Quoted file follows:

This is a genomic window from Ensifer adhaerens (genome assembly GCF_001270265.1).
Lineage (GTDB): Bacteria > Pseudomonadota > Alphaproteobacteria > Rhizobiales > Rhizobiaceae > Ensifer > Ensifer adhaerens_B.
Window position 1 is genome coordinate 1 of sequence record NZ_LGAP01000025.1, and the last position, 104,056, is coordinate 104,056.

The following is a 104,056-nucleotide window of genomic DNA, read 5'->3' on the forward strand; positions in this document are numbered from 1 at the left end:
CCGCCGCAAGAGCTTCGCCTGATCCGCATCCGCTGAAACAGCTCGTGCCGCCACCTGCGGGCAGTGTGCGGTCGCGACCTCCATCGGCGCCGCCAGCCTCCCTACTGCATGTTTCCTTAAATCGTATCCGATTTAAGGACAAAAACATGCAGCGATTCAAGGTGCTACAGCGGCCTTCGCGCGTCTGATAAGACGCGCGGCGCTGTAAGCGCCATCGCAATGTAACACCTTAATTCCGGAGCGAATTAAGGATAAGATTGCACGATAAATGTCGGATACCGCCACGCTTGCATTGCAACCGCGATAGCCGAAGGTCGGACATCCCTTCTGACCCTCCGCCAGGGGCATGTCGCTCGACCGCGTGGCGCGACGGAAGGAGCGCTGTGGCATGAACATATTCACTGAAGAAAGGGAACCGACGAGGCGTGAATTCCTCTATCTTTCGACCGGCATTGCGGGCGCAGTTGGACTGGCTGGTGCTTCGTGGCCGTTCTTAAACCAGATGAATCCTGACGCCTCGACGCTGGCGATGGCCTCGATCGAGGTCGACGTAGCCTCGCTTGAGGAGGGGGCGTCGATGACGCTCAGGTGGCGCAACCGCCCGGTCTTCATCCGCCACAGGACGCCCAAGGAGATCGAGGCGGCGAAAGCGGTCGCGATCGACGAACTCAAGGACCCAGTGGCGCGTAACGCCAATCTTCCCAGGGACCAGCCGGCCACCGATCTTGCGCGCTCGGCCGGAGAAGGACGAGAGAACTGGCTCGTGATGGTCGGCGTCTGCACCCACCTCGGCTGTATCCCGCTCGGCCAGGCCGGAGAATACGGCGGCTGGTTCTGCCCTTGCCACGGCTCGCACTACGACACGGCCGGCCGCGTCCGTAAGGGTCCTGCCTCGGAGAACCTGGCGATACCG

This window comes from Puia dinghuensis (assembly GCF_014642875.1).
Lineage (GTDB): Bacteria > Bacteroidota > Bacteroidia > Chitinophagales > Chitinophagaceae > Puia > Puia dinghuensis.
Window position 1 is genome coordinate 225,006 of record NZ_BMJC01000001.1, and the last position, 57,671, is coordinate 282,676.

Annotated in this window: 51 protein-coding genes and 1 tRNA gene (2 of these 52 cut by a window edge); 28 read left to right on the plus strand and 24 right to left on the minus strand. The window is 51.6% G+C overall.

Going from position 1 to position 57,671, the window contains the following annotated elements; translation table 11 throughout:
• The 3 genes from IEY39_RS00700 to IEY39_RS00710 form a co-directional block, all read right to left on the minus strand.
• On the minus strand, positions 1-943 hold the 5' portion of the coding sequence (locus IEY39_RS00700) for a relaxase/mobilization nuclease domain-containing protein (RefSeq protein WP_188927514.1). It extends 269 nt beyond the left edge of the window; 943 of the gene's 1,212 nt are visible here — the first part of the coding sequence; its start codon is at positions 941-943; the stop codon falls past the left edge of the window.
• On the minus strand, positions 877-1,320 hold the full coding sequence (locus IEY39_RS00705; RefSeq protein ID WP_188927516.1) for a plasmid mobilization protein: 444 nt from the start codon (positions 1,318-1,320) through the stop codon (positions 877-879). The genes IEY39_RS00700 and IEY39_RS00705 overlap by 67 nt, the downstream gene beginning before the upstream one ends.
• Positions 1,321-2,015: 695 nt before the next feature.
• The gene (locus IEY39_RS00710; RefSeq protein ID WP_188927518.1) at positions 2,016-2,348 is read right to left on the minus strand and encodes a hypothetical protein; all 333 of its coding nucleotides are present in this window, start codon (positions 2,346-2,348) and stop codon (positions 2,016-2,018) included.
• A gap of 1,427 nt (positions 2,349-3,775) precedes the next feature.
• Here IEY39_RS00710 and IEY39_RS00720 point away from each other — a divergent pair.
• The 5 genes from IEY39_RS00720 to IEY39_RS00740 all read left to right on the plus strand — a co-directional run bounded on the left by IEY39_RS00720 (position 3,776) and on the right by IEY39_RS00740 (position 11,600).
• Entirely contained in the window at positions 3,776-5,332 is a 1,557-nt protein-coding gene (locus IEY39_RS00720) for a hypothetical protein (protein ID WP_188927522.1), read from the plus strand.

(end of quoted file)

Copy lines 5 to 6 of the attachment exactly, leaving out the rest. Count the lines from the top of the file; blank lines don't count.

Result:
CCGCCGCAAGAGCTTCGCCTGATCCGCATCCGCTGAAACAGCTCGTGCCGCCACCTGCGGGCAGTGTGCGGTCGCGACCTCCATCGGCGCCGCCAGCCTCCCTACTGCATGTTTCCTTAAATCGTATCCGATTTAAGGACAAAAACATGCAGCGATTCAAGGTGCTACAGCGGCCTTCGCGCGTCTGATAAGACGCGCGGCGCTGTAAGCGCCATCGCAATGTAACACCTTAATTCCGGAGCGAATTAAGGATAAGATTGCACGATAAATGTCGGATACCGCCACGCTTGCATTGCAACCGCGATAGCCGAAGGTCGGACATCCCTTCTGACCCTCCGCCAGGGGCATGTCGCTCGACCGCGTGGCGCGACGGAAGGAGCGCTGTGGCATGAACATATTCACTGAAGAAAGGGAACCGACGAGGCGTGAATTCCTCTATCTTTCGACCGGCATTGCGGGCGCAGTTGGACTGGCTGGTGCTTCGTGGCCGTTCTTAAACCAGATGAATCCTGACGCCTCGACGCTGGCGATGGCCTCGATCGAGGTCGACGTAGCCTCGCTTGAGGAGGGGGCGTCGATGACGCTCAGGTGGCGCAACCGCCCGGTCTTCATCCGCCACAGGACGCCCAAGGAGATCGAGGCGGCGAAAGCGGTCGCGATCGACGAACTCAAGGACCCAGTGGCGCGTAACGCCAATCTTCCCAGGGACCAGCCGGCCACCGATCTTGCGCGCTCGGCCGGAGAAGGACGAGAGAACTGGCTCGTGATGGTCGGCGTCTGCACCCACCTCGGCTGTATCCCGCTCGGCCAGGCCGGAGAATACGGCGGCTGGTTCTGCCCTTGCCACGGCTCGCACTACGACACGGCCGGCCGCGTCCGTAAGGGTCCTGCCTCGGAGAACCTGGCGATACCG

This window comes from Puia dinghuensis (assembly GCF_014642875.1).